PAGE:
Unfortunately Gentlemen Agreements Are Long Gone
Farmers, in particular, are very trusting people and as a result are great people to work with, but there are plenty of examples where this trust is often abused which inevitably leads to conflict. I know many people who stand by a handshake and expect the other person to be honourable, but unfortunately in some cases the world we live in has forgotten that element of trust and it’s often not until this has been broken that people realise evidence is key if matters need to be resolved.
A recent job has reminded me of how important it is, to fully comprehend the nature of a written document and the implications of signing. I have particularly seen this in the renewables market and wind sector in which development companies rush ahead to get land signed up with Landowners under option agreements or wish to negotiate access requirements to the development itself without the Landowner or occupier being fully aware of the implications.
Most companies sell themselves as the best, most credible and backed by a water-tight funder; however, for the majority their models will be based purely on generating income from reaching certain milestones. From my recent experience some companies have very little loyalty or respect for the Landowner or occupier once terms are agreed and the project is underway. One such developer has been negotiating access requirements with Landowners verbally, backed up by a simple letter, which in their minds is legally binding. This is extremely dangerous and the case in mind now involves lawyers and claims of losses.
I would urge all Landowners and occupiers not to provide any rights across their property without fully understanding what they are agreeing to and determining whether any monetary value offered in exchange for granting such right is truly reflective of a) your loss, and b) relative to the development and situation in hand.
I cannot stress enough how important it is that you don’t sign any documentation without having first sought professional advice from people who are experienced in such matters. I must say that there are credible developers out there who do generally take the right approach, but most readers would be alarmed by the manner in which certain developers carry out their business. With the renewables sector continuing to strengthen, and more developers emerging into the market, it is inevitable that certain companies will seek to exploit opportunities at the expense of the Landowner.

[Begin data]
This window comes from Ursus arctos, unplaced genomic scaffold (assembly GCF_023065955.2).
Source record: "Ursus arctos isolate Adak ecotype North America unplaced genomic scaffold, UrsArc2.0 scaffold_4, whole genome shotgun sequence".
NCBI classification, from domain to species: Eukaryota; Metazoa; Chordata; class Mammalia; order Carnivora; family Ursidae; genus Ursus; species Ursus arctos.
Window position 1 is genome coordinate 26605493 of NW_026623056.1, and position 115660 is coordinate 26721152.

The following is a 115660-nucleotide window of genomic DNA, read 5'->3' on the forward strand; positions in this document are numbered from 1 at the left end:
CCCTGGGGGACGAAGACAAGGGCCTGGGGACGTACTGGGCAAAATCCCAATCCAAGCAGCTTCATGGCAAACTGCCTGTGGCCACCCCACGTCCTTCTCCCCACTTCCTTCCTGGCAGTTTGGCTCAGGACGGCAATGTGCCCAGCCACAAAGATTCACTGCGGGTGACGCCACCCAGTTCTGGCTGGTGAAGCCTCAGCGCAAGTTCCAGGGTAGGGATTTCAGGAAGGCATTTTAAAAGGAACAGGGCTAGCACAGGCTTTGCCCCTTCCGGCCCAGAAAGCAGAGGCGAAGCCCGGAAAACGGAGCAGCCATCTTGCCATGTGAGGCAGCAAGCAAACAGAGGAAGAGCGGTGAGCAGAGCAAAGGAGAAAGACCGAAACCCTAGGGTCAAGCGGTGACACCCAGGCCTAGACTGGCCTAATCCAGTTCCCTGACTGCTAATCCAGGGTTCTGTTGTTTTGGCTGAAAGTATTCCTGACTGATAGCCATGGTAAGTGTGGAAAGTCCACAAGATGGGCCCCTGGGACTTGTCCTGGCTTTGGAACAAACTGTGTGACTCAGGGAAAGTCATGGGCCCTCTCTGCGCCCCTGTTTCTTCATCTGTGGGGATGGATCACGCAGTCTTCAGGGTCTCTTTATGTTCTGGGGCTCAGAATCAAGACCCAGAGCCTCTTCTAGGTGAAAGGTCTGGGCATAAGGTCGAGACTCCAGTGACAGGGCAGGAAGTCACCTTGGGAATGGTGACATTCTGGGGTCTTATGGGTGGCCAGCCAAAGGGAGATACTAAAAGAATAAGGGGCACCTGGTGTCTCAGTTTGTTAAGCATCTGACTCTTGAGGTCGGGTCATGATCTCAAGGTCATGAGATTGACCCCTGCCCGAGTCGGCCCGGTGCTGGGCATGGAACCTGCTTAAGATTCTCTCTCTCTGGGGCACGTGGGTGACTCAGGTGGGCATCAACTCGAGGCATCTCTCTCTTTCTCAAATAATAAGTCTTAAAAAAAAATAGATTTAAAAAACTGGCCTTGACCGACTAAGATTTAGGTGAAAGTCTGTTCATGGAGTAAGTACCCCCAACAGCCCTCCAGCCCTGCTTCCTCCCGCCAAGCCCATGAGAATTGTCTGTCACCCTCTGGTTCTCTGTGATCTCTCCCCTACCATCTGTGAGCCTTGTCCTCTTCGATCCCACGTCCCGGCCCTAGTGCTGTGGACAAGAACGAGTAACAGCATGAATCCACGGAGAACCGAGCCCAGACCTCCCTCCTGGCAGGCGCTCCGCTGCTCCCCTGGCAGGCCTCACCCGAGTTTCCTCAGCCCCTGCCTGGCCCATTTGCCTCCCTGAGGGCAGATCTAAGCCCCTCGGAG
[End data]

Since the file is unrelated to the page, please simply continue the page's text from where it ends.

If agreements break down, litigation through the courts is not a pleasant procedure, and you’ll find that neither party is ever seen as a “winner”; in fact and it’s sad to say, the only people who benefit are the professionals involved. That’s why it’s so important to understand what you are signing up to in the first instance to avoid confusion or misunderstanding further down the line.
Will we see an increase in FBT’s if support payments are capped?
The reform of the CAP in 2005 allowed freedom of cropping/stocking and removed the years of h... Read More
Farmers and Landowners Urged to Look at Business Resilience in Testing Times
With formal discussions on how we exit the European Union now starting, now more than ever fa... Read More
How farm diversification can hold the key to long term stability
The UK farming sector is currently experiencing a great period of uncertainty, with market pr... Read More